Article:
If you think your phone bill is shocking, get a load of the iPhone that delivers a 650,000-volt electric shock. A charged-up robbery victim is calling for money to help develop the Yellow Jacket, an iPhone case with a Taser-style stun gun built-in.
The Yellow Jacket iPhone case contains an electroshock zapper, and when applied to an attacker the resulting jolt is "incapacitating and capable of inflicting pain and injury." Shocking -- poshitively shocking.
The people behind the design emphasise that making it safe is their number one priority. To avoid accidentally juicing yourself in the ear with a 650,000 volts when your Nan calls on your birthday, there's a safety catch and a rotating cap covering the electrodes. But in case of attack, the two can be quickly opened ready to fire. After the sparks fly, the hapless shockee should recover in minutes.
The whole thing is housed in a rubber case that measures one-inch thick and weighs 8oz with the phone inside. It charges via the phone's cable and gives you up to 20 extra hours of regular use when not tasing queue-jumpers, people who talk in the cinema and traffic wardens right in the nuts.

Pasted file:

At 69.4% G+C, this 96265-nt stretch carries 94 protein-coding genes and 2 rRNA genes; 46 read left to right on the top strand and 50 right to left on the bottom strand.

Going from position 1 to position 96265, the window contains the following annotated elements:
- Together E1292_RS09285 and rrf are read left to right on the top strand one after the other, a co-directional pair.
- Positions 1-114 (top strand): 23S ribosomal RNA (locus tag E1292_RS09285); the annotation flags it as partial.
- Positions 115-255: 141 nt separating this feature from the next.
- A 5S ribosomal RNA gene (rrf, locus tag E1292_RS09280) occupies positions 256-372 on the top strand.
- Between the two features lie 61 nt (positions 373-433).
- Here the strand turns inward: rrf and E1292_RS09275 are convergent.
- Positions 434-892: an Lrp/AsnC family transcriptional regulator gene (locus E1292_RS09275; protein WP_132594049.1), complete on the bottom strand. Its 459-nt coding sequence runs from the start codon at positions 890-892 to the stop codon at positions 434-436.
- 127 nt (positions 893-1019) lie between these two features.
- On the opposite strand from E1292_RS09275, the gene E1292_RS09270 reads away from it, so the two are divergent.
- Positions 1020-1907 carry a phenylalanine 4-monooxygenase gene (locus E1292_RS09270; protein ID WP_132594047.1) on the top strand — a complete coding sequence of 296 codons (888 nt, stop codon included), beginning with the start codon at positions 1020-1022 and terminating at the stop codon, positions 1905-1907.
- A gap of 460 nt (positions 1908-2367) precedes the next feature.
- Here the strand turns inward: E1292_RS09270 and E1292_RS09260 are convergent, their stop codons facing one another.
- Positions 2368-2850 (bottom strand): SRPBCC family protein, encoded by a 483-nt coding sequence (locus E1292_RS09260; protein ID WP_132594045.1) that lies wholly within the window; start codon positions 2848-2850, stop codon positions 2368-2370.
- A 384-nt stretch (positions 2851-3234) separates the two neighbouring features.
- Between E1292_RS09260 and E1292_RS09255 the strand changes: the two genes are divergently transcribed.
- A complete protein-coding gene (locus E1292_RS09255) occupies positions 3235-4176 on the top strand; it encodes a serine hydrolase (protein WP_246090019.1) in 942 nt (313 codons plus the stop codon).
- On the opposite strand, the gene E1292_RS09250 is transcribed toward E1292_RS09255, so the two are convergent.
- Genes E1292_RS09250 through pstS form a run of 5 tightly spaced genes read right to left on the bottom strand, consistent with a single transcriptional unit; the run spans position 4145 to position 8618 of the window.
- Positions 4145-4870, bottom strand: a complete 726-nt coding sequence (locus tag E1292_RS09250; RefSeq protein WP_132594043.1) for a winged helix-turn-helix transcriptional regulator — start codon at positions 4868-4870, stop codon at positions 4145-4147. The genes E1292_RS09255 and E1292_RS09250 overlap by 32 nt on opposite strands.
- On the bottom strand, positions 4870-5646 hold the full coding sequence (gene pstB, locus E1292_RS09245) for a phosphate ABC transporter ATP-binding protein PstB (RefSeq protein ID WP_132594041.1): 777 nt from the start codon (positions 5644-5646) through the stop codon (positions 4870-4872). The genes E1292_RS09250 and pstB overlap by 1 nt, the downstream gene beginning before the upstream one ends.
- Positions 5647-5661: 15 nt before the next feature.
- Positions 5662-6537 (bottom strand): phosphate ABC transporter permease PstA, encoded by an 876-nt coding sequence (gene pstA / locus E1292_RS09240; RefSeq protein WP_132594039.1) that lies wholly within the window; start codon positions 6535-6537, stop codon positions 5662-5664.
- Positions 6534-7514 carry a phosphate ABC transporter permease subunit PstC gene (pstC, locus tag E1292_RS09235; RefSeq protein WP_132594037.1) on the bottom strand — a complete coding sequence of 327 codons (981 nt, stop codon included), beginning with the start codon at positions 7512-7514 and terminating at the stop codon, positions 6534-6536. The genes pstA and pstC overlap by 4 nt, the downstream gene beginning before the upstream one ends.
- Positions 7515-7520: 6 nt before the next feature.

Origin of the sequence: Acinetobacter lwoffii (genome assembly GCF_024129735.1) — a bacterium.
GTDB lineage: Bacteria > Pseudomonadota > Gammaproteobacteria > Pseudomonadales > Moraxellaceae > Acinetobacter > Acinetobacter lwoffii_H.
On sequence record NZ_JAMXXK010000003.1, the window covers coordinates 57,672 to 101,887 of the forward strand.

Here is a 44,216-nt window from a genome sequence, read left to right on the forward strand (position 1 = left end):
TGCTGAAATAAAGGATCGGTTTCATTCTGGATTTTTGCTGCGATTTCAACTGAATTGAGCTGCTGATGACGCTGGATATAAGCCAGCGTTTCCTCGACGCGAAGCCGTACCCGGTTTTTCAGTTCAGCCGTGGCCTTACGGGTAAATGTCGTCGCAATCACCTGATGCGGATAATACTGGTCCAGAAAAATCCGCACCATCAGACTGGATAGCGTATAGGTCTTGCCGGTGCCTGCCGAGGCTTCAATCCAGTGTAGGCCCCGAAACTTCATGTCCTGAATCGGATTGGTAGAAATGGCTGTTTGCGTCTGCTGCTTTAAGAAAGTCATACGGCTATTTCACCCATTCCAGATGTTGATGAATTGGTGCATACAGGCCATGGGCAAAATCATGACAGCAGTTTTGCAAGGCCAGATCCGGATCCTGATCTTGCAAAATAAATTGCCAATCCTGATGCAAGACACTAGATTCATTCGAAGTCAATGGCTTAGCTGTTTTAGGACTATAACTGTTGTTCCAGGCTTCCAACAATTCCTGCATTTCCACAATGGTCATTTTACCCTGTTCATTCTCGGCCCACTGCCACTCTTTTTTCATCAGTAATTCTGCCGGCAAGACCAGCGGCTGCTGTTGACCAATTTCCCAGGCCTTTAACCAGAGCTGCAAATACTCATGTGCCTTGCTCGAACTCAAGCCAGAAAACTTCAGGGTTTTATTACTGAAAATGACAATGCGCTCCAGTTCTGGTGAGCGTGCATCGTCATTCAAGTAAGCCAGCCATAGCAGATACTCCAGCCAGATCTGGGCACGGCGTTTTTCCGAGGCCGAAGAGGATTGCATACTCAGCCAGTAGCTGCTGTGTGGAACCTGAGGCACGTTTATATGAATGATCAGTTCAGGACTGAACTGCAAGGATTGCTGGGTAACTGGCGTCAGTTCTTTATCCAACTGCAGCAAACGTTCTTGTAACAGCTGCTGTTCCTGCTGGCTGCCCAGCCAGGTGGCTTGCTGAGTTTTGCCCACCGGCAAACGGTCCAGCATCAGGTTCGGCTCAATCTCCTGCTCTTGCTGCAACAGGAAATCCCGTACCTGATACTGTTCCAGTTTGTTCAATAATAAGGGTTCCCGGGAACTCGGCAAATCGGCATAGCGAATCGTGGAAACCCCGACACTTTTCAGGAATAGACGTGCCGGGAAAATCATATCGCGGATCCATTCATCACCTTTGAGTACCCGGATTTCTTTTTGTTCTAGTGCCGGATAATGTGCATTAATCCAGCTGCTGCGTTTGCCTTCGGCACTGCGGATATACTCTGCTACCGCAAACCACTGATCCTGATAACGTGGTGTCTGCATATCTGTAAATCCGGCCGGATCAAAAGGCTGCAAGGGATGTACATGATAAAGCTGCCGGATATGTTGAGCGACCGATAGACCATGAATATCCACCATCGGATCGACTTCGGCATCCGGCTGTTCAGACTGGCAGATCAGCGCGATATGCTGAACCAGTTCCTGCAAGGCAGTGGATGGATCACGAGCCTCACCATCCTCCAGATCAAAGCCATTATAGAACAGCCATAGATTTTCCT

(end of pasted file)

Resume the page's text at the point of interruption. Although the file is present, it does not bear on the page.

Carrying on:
The Louisiana-based creators were inspired to create a device that protects you as well as your phone after one of them claims to have fallen victim to a home invasion robbery. They're asking for financial backing on crowdfunding website Indiegogo, which allows you to pledge as much money as you want, earning you increasing rewards for higher pledges from a tiered list of incentives.
$30 gets you a Yellow Jacket t-shirt, while $85 and upwards gets you the stun gun case itself -- in a choice of black, white or pink colours, no less. You can also get a limited edition metallic gold Yellow Jacket for $150, and cases for the iPhone 5, HTC Evo and Samsung Galaxy phones are promised in future.
The Yellow Jacket is set to be sent out in early September to those 178 people who have invested at the time of writing. Sadly, it won't be sold here in Blighty and many other countries, as well as US states where they think lighting up passers-by with half a million volts is a trifle antisocial.